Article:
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Wilderness Adventures - August Week Two

This is about a remote area in west central British Columbia, Canada called the West Chilcotin. Surrounded by numerous glacial mountain ranges, alpine lakes teeming with wild Rainbow Trout, and full of wildlife. Living here goes from no running water or electricity to spacious log homes with all the conveniences and without the smog!
If you would like to see pictures of wildlife, mountains, lakes, exciting snowmobiling, events and more, and read stories like 'Lake Monsters' - just go into Archives on the lower left side of this page.
14/08/2005 11:34 AM

Showcasing Nature Trails Wilderness Lodge

I'd like to welcome the newest addition to the Resorts BC web site. A real wilderness resort at the foot of the west coast mountains on Tetachuck Lake, Nature Trails Lodge is a perfect base to explore the great natural beauty of North Tweedsmuir Provincial Park. The lodge features 7 individual cozy lakefront log cabins with shower and toilet as well as hot & cold running water and wood burning stove (no electricity); plus 2 “family” cabins with open fireplace, 3 & 4 bedrooms, living-room and amenities. All cabins have covered porches so guests can sit and watch for wildlife or simply enjoy the sunset. Meals are served in the main lodge by their chef. Guests can relax and enjoy some drinks in front of the fireplace or down by the lake while smells of a wonderful dinner are coming out of the kitchen.
Canoes (on 3 different lakes), sea-kayaks, fishing rods & fly-rods, boats & motors and all the accessories are provided. There are also Fly-out packages to remote outpost cabins amidst alpine lakes, rivers and glaciers, at their Whitesail Outpost. To get there... you can fly from Vancouver to Anahim Lake where a free shuttle bus will drive you to the floatplane base at Nimpo, or drive to Williams Lake, then west on Highway 20 to Nimpo Lake. From Nimpo Lake a charter floatplane flies guests 75 miles over the beautiful Rainbow Mountain Range to the Lodge on Tetachuck Lake. Along the way, how about a scenic flight over Hunlen Falls, Canada's third highest free-falling waterfall, the breathtaking Rainbow Mountain Range, or the Monarch Icefields and glaciers in beautiful and remote Tweedsmuir Park? For a true wilderness experience, check out this destination for your vacation at Nature Trails Wilderness Lodge.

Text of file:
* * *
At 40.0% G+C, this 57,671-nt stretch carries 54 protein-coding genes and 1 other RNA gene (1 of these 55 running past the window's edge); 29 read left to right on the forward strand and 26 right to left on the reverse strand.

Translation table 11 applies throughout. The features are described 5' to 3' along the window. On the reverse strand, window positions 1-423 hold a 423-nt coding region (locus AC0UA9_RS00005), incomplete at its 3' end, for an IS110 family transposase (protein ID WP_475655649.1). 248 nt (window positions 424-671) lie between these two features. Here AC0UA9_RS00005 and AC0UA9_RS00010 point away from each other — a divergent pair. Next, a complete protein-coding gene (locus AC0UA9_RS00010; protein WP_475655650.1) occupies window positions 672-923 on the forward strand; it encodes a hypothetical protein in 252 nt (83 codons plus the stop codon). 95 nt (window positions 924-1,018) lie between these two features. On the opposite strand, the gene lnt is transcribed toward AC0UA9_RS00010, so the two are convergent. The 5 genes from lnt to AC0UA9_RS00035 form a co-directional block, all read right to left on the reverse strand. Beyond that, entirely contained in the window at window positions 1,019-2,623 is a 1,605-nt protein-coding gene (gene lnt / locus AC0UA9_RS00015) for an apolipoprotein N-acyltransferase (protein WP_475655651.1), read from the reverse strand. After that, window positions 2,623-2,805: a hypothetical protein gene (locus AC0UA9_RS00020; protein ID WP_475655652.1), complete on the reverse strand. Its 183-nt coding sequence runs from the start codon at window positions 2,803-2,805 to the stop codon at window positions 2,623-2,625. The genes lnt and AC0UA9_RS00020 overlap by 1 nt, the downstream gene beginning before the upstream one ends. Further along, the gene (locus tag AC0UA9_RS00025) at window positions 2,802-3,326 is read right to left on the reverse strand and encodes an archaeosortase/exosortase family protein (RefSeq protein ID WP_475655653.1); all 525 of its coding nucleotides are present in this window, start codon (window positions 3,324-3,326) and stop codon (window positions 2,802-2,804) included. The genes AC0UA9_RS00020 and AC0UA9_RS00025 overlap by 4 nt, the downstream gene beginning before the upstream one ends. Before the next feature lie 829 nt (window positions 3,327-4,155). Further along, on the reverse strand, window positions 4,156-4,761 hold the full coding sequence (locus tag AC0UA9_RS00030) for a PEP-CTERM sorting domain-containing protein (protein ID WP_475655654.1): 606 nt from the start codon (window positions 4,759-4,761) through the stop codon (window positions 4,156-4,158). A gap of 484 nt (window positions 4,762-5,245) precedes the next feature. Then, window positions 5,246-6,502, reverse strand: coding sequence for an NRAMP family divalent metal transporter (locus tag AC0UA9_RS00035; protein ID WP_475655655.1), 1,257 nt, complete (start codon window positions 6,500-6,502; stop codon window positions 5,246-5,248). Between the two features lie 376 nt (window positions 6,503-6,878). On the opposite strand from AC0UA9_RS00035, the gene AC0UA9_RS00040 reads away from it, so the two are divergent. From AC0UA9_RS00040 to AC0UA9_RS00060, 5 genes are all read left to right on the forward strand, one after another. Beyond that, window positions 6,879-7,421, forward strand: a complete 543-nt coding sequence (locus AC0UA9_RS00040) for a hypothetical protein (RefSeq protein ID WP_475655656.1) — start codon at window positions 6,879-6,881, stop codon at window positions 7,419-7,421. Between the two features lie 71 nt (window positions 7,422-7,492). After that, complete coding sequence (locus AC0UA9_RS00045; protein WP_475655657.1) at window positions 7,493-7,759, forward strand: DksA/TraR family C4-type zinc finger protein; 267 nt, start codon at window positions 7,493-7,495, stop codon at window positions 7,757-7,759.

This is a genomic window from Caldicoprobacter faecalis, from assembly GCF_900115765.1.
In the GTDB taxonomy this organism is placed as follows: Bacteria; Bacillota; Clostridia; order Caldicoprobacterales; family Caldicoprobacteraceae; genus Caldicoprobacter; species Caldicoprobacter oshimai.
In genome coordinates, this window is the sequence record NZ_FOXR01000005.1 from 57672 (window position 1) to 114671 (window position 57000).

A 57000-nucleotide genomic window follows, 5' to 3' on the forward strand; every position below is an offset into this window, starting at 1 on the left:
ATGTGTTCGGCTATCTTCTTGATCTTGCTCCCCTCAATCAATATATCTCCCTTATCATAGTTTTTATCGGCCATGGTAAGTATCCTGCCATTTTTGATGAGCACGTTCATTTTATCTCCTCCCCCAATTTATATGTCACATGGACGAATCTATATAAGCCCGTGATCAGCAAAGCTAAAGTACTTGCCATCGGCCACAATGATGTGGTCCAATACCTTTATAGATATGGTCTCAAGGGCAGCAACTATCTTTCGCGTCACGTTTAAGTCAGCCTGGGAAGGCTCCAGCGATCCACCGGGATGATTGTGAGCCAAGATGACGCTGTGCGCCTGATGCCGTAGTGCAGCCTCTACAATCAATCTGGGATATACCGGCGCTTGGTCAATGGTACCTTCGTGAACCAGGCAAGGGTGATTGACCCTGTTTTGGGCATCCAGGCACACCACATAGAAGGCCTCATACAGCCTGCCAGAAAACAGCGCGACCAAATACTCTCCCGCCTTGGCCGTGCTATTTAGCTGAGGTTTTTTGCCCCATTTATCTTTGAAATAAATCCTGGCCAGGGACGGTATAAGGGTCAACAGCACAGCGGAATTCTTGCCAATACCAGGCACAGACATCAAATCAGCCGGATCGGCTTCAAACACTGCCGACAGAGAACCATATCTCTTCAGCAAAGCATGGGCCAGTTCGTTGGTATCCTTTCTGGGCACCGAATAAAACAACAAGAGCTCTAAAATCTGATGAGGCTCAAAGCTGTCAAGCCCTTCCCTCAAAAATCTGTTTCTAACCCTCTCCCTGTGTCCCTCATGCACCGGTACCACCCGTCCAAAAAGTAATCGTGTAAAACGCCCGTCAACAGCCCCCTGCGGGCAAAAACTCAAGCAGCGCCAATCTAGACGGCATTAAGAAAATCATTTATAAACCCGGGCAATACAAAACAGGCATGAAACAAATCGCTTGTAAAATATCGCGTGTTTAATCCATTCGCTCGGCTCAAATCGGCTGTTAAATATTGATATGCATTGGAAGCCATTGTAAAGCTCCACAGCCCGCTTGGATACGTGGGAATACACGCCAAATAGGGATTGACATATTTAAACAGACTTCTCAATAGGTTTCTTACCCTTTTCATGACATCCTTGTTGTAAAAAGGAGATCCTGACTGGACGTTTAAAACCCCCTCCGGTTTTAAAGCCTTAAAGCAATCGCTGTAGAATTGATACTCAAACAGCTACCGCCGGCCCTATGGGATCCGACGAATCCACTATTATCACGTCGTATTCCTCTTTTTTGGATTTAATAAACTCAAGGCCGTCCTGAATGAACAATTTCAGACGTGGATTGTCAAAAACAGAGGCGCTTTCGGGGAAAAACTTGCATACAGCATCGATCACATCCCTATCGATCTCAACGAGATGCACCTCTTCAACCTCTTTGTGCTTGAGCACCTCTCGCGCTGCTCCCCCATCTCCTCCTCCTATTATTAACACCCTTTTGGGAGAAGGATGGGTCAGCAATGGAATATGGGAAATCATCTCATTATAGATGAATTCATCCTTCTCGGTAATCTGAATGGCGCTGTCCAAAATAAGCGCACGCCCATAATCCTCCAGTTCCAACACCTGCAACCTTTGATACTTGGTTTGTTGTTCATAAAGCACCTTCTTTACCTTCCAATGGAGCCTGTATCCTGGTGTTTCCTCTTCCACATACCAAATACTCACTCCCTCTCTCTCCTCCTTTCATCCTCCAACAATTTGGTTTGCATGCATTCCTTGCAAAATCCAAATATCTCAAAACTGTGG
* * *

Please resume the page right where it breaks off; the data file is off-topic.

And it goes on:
13/08/2005 10:28 PM

The Mountain Pine Beetle Flies Again

Unfortunately the hordes are here for the second time around. I guess I assumed that the pine beetle only flies for a short period of time around the middle of July and once they've landed on a tree, that's it. However, it seems they fly up until the middle of September, so we're still battling them. Only two of our trees on our property had been badly affected by them. Since last night, they've hit pretty much every pine tree on the property. For such a small, innocuous creature, they sure can do a lot of damage in a very short time. A tree you looked at a few hours before that was fine, will suddenly be full of holes and sawdust will be laying at the base of the tree. The amazing thing is to see all this sawdust falling down the length of the trunk as you watch. And you really can hear them! They're just a tiny beetle, no bigger than 1/4 inch across at most, but there are so many of them chewing just inside the outer layer of bark that if you stand still, you can hear them in all the surrounding trees. Thousands of them. The dog's water bucket was under one pine and in a matter of moments, nearly fifty beetles and sawdust had fallen off the trunk and into the 12" to 14" opening. Out came the pesticide and the drill again. I don't know if it will save the trees, but you have to try. I am not a pessimist, but I am a realist and I am already looking at the species of trees that we can transplant into the spots that I think will be vacated by our pines. Maybe some fast growing aspen as cover for slower growing spruce and pine seedlings. We will never see them grow tall in our time, but the next generation will.